alias gdb='gdb -q'

what a brilliant piece of software it is! Easy, comfortable, fast, debugging on the command line. It’s just incredible. Gdb is a bit better explained here:

I rewrote my calculator, because one had to type too many uppercase letters for hex numbers. It’s all lowercase now. And it’s called “szg”, and no, not after my initials. It means SZámolóGép, which is Hungarian for calculator. Nothing to do with Hungarian notation, though. Which one of my colleagues turned out to actually like. Strange taste. It must give a deep satisfaction, when after 2 years of maintenance “u8Foo” has become a signed long.

Anyway the new calculator is available on github:

At the office, I’m now co-developing a rather large project in git with a colleague. Lots of fun…

Having mentioned Muammar Kadhafi, there was a lot of hype about the death of Steve Jobs recently. A much more important person has passed away too: Dennis Ritchie, creator of the C programming language, co-creator of Unix with Ken Thompson. As a tribute, some quotes from the two heroes:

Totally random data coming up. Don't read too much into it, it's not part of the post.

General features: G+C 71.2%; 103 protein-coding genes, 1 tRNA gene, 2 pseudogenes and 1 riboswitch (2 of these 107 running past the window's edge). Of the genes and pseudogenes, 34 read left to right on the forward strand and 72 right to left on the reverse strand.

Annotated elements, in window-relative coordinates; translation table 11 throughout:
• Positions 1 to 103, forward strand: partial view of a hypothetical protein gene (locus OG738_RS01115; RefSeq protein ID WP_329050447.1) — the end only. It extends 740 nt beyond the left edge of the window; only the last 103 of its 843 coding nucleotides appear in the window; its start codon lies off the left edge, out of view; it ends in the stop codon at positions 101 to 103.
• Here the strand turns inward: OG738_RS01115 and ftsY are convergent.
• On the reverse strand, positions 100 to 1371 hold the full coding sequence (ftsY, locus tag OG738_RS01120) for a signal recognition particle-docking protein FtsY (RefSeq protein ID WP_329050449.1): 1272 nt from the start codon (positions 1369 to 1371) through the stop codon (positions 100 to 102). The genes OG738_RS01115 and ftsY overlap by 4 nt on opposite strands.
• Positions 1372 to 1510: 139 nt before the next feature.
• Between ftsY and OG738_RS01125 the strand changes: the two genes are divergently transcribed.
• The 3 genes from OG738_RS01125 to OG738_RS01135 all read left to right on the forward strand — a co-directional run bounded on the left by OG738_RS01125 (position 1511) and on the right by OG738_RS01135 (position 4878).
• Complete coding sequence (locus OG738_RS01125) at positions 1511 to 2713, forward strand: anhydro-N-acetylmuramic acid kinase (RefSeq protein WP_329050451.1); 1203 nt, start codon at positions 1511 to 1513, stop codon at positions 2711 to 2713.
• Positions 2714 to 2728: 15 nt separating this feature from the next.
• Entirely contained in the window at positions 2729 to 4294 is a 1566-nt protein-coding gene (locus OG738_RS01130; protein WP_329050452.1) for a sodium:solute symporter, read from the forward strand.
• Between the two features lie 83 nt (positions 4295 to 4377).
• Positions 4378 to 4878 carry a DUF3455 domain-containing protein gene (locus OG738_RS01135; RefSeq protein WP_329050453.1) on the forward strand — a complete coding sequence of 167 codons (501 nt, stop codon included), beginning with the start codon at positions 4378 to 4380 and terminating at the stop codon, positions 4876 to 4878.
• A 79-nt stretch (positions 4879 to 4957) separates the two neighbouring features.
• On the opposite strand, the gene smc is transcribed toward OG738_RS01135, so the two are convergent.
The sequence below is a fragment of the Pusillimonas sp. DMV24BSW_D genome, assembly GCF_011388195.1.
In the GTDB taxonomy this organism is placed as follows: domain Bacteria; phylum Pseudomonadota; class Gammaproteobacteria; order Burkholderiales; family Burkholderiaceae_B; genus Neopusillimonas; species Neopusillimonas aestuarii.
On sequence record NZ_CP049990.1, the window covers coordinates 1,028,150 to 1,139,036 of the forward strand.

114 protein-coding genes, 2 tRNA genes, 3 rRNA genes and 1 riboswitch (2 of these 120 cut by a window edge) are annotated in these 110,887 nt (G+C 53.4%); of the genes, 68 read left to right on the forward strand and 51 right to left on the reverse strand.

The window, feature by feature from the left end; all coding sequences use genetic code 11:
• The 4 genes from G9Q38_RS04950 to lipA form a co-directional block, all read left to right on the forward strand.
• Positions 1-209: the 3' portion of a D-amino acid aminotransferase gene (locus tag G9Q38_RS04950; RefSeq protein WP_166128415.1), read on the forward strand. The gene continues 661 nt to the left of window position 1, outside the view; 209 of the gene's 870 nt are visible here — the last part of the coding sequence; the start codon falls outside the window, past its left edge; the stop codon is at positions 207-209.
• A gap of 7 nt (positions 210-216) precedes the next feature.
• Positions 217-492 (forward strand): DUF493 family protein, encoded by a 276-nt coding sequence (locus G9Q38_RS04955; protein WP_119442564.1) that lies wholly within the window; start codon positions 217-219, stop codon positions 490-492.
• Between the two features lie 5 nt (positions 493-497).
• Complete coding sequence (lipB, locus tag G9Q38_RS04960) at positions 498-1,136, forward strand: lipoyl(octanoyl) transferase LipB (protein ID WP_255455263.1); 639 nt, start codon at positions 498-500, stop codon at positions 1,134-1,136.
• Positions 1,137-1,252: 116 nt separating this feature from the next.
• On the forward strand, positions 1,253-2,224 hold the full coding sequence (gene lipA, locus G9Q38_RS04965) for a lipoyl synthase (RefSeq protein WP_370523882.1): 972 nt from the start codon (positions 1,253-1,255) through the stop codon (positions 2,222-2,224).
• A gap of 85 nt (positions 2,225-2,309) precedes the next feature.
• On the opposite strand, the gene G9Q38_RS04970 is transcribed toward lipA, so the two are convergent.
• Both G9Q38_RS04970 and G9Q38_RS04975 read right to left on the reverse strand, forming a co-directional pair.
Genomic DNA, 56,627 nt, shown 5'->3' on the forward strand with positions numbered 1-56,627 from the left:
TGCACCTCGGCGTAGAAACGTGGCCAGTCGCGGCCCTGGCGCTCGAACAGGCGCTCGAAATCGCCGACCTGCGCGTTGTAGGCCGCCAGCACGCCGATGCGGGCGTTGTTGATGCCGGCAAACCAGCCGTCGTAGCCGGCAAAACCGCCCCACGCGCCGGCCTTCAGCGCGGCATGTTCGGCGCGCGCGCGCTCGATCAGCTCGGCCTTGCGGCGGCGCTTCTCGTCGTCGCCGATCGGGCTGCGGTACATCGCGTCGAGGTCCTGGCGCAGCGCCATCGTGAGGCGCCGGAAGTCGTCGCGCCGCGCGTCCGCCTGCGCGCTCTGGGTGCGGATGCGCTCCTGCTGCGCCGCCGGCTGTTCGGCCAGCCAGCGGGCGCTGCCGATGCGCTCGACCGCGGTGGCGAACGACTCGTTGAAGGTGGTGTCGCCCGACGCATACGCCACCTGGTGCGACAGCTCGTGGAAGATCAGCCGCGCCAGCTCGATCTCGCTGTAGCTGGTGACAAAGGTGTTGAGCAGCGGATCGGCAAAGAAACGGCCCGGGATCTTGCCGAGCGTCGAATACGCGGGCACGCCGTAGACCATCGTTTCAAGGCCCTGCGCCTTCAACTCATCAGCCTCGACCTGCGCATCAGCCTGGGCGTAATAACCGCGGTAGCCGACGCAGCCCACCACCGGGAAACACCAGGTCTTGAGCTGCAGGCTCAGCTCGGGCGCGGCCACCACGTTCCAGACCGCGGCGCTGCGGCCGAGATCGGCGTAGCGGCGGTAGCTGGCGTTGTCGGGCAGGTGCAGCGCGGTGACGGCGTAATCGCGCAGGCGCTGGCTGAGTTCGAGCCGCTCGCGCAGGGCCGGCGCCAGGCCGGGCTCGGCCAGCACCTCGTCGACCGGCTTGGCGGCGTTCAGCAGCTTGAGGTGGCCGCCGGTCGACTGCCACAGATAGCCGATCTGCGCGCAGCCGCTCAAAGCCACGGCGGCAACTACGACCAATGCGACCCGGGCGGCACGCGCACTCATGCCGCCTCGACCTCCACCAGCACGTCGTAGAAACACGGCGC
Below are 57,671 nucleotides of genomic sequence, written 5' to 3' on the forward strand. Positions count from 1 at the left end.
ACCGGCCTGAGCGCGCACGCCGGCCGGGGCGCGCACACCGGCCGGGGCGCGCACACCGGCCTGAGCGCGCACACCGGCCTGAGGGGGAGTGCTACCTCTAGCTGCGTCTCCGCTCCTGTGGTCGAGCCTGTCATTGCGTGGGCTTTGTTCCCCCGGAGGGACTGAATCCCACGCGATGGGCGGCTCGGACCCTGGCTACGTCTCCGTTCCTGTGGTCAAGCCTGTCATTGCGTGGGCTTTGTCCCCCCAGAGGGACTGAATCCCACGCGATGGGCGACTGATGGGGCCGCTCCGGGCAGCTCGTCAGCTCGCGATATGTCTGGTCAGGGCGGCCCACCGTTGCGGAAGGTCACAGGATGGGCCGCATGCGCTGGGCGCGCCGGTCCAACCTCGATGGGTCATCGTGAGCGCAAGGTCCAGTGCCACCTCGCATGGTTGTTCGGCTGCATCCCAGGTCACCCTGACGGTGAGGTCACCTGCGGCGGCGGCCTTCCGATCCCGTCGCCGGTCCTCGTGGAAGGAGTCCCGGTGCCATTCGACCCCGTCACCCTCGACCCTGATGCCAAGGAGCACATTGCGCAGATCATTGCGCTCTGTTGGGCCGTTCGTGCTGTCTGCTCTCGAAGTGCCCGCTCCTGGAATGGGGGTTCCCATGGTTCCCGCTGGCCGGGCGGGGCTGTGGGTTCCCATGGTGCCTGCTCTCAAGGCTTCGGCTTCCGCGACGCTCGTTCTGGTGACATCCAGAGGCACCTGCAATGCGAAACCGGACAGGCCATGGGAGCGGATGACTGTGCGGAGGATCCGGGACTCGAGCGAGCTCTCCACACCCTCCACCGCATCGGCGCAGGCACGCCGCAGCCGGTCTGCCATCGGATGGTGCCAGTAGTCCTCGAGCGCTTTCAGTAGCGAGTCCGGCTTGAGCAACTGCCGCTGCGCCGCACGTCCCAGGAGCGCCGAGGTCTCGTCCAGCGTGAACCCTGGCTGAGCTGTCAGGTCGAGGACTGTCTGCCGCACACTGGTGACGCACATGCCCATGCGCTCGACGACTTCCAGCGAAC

Obviously, the person who had most influence on my career was Ken Thompson.
Dennis Ritchie
That brings me to Dennis Ritchie. Our collaboration has been a thing of beauty.
Ken Thompson 
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Cheat Sheets

July 15th, 2011 subogero 1 comment

This is the collection of cheat sheets I’ve uploaded to other posts and pages. I’ve been thinking about the format a good deal and ended up going for something I otherwise frown upon: the Open Document Format. Why?